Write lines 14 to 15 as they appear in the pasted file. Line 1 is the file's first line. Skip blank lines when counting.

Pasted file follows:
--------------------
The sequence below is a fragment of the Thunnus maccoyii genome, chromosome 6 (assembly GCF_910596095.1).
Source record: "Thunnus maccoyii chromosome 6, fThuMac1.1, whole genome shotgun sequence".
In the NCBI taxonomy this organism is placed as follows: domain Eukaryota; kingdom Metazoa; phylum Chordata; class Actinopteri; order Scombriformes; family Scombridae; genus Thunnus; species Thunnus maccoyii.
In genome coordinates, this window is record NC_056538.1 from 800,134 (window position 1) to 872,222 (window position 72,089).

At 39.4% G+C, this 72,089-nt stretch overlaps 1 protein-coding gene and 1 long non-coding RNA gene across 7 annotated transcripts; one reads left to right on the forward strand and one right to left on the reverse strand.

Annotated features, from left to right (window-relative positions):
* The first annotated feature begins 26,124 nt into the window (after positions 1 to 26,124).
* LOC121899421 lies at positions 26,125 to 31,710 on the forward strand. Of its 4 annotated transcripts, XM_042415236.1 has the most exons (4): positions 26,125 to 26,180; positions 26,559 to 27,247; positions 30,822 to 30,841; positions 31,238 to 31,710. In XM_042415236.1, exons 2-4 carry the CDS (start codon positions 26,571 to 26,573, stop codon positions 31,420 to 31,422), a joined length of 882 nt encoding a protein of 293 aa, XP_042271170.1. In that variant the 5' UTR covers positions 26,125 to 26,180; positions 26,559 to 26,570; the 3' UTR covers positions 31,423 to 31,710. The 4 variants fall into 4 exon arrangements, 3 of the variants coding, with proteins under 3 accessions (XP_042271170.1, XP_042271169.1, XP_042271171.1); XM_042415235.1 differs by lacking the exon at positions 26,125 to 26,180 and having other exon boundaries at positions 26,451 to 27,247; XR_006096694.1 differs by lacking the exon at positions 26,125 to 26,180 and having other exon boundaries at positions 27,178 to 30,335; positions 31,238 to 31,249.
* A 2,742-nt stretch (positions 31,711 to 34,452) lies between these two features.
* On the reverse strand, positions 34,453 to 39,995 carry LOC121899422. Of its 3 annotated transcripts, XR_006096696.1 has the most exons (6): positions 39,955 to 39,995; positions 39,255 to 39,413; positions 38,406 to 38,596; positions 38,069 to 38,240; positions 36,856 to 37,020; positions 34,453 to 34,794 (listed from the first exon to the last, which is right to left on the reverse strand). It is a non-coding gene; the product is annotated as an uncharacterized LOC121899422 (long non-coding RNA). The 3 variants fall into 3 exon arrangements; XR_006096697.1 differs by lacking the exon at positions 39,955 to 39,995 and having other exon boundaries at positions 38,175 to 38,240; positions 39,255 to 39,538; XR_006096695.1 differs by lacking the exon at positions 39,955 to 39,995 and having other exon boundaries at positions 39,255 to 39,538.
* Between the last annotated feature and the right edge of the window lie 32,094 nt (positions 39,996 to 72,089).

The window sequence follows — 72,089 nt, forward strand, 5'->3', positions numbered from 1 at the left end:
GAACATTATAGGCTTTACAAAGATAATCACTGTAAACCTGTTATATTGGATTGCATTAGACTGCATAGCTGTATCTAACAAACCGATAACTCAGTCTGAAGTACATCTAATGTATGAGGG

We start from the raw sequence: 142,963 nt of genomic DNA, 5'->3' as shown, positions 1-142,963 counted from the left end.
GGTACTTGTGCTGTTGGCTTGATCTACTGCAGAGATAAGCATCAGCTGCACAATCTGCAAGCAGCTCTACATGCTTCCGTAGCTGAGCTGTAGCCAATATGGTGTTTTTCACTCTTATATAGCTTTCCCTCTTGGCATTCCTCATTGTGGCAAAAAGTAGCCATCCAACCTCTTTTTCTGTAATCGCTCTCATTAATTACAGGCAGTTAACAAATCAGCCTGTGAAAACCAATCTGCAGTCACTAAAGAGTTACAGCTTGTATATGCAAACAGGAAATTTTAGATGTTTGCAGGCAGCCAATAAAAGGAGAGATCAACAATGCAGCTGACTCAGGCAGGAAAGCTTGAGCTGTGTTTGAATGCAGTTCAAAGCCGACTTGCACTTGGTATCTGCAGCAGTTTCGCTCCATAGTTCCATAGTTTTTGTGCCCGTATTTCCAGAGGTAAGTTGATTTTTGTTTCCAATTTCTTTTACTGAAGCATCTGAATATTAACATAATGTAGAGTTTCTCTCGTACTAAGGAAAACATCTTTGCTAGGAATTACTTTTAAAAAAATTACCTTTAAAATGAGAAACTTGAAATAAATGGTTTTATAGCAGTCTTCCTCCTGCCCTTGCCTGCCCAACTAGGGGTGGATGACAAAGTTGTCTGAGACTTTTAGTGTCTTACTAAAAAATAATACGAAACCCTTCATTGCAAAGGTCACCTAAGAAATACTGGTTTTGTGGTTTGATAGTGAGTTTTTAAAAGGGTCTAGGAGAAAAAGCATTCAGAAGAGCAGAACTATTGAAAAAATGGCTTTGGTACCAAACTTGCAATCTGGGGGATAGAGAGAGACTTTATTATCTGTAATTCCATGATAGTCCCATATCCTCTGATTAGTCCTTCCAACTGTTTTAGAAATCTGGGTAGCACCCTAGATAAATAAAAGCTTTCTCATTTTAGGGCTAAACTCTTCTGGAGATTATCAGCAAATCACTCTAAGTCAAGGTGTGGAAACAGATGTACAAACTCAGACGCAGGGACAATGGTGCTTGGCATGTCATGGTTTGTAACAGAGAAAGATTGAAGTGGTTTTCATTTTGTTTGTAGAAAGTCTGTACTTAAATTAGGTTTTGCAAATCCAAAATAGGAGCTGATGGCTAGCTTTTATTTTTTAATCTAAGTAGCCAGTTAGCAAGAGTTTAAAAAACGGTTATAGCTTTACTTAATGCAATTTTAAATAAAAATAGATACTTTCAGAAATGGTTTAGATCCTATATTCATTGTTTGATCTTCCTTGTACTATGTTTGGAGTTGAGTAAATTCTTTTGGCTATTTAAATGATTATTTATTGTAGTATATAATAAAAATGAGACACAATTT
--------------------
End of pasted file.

We start from the raw sequence: 142,963 nt of genomic DNA, 5'->3' as shown, positions 1-142,963 counted from the left end.
GGTACTTGTGCTGTTGGCTTGATCTACTGCAGAGATAAGCATCAGCTGCACAATCTGCAAGCAGCTCTACATGCTTCCGTAGCTGAGCTGTAGCCAATATGGTGTTTTTCACTCTTATATAGCTTTCCCTCTTGGCATTCCTCATTGTGGCAAAAAGTAGCCATCCAACCTCTTTTTCTGTAATCGCTCTCATTAATTACAGGCAGTTAACAAATCAGCCTGTGAAAACCAATCTGCAGTCACTAAAGAGTTACAGCTTGTATATGCAAACAGGAAATTTTAGATGTTTGCAGGCAGCCAATAAAAGGAGAGATCAACAATGCAGCTGACTCAGGCAGGAAAGCTTGAGCTGTGTTTGAATGCAGTTCAAAGCCGACTTGCACTTGGTATCTGCAGCAGTTTCGCTCCATAGTTCCATAGTTTTTGTGCCCGTATTTCCAGAGGTAAGTTGATTTTTGTTTCCAATTTCTTTTACTGAAGCATCTGAATATTAACATAATGTAGAGTTTCTCTCGTACTAAGGAAAACATCTTTGCTAGGAATTACTTTTAAAAAAATTACCTTTAAAATGAGAAACTTGAAATAAATGGTTTTATAGCAGTCTTCCTCCTGCCCTTGCCTGCCCAACTAGGGGTGGATGACAAAGTTGTCTGAGACTTTTAGTGTCTTACTAAAAAATAATACGAAACCCTTCATTGCAAAGGTCACCTAAGAAATACTGGTTTTGTGGTTTGATAGTGAGTTTTTAAAAGGGTCTAGGAGAAAAAGCATTCAGAAGAGCAGAACTATTGAAAAAATGGCTTTGGTACCAAACTTGCAATCTGGGGGATAGAGAGAGACTTTATTATCTGTAATTCCATGATAGTCCCATATCCTCTGATTAGTCCTTCCAACTGTTTTAGAAATCTGGGTAGCACCCTAGATAAATAAAAGCTTTCTCATTTTAGGGCTAAACTCTTCTGGAGATTATCAGCAAATCACTCTAAGTCAAGGTGTGGAAACAGATGTACAAACTCAGACGCAGGGACAATGGTGCTTGGCATGTCATGGTTTGTAACAGAGAAAGATTGAAGTGGTTTTCATTTTGTTTGTAGAAAGTCTGTACTTAAATTAGGTTTTGCAAATCCAAAATAGGAGCTGATGGCTAGCTTTTATTTTTTAATCTAAGTAGCCAGTTAGCAAGAGTTTAAAAAACGGTTATAGCTTTACTTAATGCAATTTTAAATAAAAATAGATACTTTCAGAAATGGTTTAGATCCTATATTCATTGTTTGATCTTCCTTGTACTATGTTTGGAGTTGAGTAAATTCTTTTGGCTATTTAAATGATTATTTATTGTAGTATATAATAAAAATGAGACACAATTT